The opposition goes on about Judith Collins, but where's the scutiny on father-son link in legal highs saga?
The architect of the legal high legislation, Peter Dunne, claims it was widely known that his son James Dunne is the legal mouthpiece for the synthetic high industry.
Mr Dunne says the Prime Minister knew of the family connection more than two years ago, that it's been talked about on social media, and that it's not news.
Wrong. The father and son link to synthetic highs was a shock revelation when it was broadcast on Seven Sharp last Tuesday.
Those who watched expected team coverage to follow, along with scrums of reporters and opposition parties screaming about ministerial conflict of interest - perceived or otherwise.
And this time, New Zealanders would care. Polls, protests, and local councils are angry as hell that the Psychoactive Substances Act forces them to put up with the sale of synthetics in their area.
And synthetic high users are highly visible, legally out on the streets with their helter-skelter eyes.
Campbell Live has given good coverage of the drugs' effects, interviewing desperate mothers with their twitching children, and screening hidden camera footage of under-18s buying the gear.
Mysteriously, the show did not follow up the father and son arrangement. Hopefully, that's not out of competitiveness.
Following the Seven Sharp revelation, there was a small piece in Christchurch's Press, on page 5.
Mr Dunne's only interview on the subject was with Sean Plunket. It was a jocular arrangement but damning for Mr Dunne even though the Radio Live host congratulated the Associate Health Minister for raising such a high-achieving son.
In talkback world, as far as I know, two hosts led the way: Leighton Smith and Tim Roxborogh, on Newstalk ZB. Hundreds of calls came in to their programmes, and to the shows I co-host with Tim.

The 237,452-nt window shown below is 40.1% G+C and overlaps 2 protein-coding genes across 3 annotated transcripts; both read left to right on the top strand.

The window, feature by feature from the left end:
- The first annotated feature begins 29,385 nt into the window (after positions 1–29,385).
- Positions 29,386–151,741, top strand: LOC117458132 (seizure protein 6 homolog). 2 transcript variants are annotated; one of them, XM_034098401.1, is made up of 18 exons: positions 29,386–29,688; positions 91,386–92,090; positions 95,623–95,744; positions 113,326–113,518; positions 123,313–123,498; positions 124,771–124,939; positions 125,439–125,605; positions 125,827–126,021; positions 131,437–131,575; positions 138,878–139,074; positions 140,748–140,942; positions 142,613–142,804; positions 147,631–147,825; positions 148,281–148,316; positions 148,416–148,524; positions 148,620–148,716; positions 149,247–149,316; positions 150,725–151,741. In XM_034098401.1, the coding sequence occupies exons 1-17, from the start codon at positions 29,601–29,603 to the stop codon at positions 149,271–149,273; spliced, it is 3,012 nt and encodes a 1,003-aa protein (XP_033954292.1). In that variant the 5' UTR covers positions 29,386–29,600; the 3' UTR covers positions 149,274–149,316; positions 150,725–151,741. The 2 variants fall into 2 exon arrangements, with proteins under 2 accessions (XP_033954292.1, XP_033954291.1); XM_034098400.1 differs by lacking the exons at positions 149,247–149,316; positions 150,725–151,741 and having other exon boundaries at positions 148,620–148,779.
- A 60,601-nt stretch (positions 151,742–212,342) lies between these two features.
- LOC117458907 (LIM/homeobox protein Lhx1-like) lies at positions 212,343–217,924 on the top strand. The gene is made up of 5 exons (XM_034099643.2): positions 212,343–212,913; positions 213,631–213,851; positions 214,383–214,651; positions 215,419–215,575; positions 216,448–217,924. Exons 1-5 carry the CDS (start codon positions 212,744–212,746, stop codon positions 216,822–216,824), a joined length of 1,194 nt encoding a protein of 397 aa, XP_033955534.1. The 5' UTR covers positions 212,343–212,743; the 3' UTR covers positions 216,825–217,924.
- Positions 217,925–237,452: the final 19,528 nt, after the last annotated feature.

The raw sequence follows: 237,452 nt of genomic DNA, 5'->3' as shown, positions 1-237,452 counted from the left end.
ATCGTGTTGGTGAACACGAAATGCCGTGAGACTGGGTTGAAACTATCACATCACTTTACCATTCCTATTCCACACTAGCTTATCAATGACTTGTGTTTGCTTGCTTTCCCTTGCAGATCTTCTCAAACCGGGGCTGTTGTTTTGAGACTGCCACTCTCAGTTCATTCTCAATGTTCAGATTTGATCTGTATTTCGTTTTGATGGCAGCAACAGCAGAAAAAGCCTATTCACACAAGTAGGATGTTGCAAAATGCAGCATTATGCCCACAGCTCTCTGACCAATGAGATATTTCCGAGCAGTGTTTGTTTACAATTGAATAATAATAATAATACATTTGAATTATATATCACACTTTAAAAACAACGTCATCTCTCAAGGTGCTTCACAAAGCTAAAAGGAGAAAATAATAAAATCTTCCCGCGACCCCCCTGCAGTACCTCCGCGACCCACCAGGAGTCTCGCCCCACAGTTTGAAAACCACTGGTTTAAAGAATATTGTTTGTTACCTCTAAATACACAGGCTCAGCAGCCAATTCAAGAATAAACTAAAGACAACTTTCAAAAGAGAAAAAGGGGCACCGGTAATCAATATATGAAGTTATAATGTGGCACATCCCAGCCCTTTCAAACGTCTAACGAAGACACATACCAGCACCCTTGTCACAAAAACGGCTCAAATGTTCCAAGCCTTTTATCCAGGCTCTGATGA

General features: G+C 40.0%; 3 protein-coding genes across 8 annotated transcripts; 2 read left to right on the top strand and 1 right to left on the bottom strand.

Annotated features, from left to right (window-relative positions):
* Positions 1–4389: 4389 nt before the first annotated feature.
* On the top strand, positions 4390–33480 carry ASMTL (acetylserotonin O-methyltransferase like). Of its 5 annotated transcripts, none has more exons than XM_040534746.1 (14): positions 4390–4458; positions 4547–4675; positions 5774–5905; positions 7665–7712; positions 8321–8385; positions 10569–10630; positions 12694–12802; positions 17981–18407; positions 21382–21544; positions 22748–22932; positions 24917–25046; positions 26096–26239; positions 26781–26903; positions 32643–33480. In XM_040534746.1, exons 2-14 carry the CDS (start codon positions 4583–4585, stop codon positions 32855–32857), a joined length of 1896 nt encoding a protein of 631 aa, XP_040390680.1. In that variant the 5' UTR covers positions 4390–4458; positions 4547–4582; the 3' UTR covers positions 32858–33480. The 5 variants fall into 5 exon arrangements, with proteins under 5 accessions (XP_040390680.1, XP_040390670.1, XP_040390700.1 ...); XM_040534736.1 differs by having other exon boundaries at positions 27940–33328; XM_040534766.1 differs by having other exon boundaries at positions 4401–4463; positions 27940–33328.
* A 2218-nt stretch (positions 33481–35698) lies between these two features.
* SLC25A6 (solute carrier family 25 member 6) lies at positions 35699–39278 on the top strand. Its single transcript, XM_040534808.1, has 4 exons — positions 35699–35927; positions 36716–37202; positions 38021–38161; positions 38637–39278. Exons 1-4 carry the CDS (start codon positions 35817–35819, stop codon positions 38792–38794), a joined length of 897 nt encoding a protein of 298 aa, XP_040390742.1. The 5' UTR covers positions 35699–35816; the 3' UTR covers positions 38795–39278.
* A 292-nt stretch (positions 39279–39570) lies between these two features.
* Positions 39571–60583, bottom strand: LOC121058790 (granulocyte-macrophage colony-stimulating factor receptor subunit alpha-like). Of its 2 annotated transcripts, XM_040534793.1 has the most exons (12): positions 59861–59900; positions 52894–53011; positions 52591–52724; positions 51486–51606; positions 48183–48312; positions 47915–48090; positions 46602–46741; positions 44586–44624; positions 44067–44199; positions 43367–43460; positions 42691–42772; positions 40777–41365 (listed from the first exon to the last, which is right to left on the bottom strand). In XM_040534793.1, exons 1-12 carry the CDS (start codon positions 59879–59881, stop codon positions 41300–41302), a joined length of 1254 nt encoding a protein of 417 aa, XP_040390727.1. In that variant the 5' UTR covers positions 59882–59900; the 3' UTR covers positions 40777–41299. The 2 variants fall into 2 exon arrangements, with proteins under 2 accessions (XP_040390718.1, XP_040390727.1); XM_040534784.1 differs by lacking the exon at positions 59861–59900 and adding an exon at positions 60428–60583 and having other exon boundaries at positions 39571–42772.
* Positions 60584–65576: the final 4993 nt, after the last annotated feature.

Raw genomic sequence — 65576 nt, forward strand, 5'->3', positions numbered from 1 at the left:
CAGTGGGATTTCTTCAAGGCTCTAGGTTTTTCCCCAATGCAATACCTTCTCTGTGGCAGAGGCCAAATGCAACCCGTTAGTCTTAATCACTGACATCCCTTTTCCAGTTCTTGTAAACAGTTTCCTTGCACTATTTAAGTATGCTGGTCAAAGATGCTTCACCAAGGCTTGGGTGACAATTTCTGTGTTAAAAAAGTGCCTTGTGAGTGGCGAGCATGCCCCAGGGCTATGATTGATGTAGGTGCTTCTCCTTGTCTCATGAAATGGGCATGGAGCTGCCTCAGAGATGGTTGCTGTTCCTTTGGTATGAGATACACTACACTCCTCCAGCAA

Same old, same dreadful, we heard again of emergency hospital runs, violent behaviour, blood being vomited and users writhing in pain when they run out of product.
The majority of synthetic high consumers declare the drugs to be a rubbish buzz. It makes them anxious and the withdrawals are agony. But it's legal.
By Monday night, six days after the news broke, callers were loudly questioning why there had been no movement from opposition parties. They had taken to reading the Cabinet Manual online and wondering why their representatives were still banging on about Judith Collins.
The Judith Collins opposition is part of the Dunne non-coverage. MPs have left the punters behind on this one. Judith Collins probably won't resign.
Another reason for the Dunne Men's silence is that 119 MPs voted for the Pyschoactive Substances Act. It's arguably ego on the part of the 119 that they don't want to draw attention to the failed law.
So we are getting press releases on trucks, Nigella Lawson, and harsher penalties for burglars instead.
The 119 seem to have surrendered to the argument that prohibition doesn't work, not taking into account that synthetic highs are so awful that it's only their legal status that makes them attractive.
There's also the air of not bringing the children of MPs into shabby politicking. It's too late for that nicety. Dunne the younger and the elder raced in there themselves.
James Dunne advertises on the Chen Palmer website about his "valuable inside knowledge of how Parliament works". Peter Dunne says he's "entitled to trade off the fact that he's my son in his business, if he sees that it's to his advantage".
There are questions to be asked. Those charged with asking should get cracking.
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